Excerpt: 'The Love of My Youth' by Mary Gordon
From The New York Times:
October 7, 2007
“I hope it won’t be strange or awkward. I mean, what seemed strange to me, or would seem strange, is not to do it. Because in a way it is strange, isn’t it, really, the two of you in Rome at the same time, the both of you phoning me the same day?”
Irritation bubbles up in Miranda. Had Valerie always been so garrulous? So vague? Had she, Miranda, always found her so annoying — the qualiﬁcations, the emendations, laid down, thrown out like straw on a road to mufﬂe the noise of passing carriages when there’d been a death in the house? Where did that come from? Some novel of the nineteenth century. The early twentieth. And now it is the twenty-ﬁrst, the ﬁrst decade nearly done for. There’s no point in thinking this way, focusing on Valerie’s habits of speech and diction. As if that were the point. The point is simply: she must decide whether or not to go.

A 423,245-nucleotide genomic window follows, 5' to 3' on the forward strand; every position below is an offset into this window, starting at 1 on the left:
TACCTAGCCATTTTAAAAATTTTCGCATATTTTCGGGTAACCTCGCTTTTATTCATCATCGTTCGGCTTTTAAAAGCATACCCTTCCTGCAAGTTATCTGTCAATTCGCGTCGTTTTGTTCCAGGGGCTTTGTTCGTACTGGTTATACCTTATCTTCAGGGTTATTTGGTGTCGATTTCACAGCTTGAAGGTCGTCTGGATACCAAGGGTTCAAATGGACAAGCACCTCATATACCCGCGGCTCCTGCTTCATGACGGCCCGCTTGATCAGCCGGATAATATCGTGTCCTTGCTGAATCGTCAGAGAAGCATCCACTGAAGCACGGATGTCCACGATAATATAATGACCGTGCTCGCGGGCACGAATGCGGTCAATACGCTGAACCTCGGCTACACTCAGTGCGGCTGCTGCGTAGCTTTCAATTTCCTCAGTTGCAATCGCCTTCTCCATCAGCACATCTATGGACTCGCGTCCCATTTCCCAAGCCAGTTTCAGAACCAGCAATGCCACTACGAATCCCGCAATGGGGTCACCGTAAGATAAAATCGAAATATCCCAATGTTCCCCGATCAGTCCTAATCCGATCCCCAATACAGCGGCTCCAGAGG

It has been nearly forty years since she has seen him. Or to be exact — and it is one of the things she values in herself, her ability to be exact — thirty-six years and four months. She saw him last on June 23, 1971. The day had changed her.